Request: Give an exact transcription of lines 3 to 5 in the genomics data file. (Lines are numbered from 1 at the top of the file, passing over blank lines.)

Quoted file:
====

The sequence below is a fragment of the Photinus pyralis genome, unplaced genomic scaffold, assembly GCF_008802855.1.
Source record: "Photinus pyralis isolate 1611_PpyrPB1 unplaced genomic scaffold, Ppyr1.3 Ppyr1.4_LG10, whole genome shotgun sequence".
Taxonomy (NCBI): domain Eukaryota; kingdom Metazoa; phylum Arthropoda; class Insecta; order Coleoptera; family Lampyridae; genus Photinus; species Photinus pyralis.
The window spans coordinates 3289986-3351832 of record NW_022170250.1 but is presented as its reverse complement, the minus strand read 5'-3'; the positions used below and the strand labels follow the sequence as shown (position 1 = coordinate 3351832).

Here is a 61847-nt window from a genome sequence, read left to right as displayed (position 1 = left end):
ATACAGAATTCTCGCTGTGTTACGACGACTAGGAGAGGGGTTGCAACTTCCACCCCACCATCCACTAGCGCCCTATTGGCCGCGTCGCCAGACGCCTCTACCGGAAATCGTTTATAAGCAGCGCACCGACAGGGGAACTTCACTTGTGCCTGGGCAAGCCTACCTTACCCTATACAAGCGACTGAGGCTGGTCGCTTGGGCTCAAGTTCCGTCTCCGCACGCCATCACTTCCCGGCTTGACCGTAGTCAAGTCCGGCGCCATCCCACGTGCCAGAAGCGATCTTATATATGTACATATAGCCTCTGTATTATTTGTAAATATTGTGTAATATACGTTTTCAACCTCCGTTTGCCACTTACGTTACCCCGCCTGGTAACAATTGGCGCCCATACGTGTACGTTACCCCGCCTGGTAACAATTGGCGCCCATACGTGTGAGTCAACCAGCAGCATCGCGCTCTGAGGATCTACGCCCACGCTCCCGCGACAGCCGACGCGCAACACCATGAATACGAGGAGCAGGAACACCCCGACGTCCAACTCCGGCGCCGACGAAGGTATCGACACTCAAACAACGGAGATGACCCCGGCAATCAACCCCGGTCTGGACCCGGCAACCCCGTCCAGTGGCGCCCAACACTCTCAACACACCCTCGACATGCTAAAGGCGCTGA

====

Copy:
Taxonomy (NCBI): domain Eukaryota; kingdom Metazoa; phylum Arthropoda; class Insecta; order Coleoptera; family Lampyridae; genus Photinus; species Photinus pyralis.
The window spans coordinates 3289986-3351832 of record NW_022170250.1 but is presented as its reverse complement, the minus strand read 5'-3'; the positions used below and the strand labels follow the sequence as shown (position 1 = coordinate 3351832).

Here is a 61847-nt window from a genome sequence, read left to right as displayed (position 1 = left end):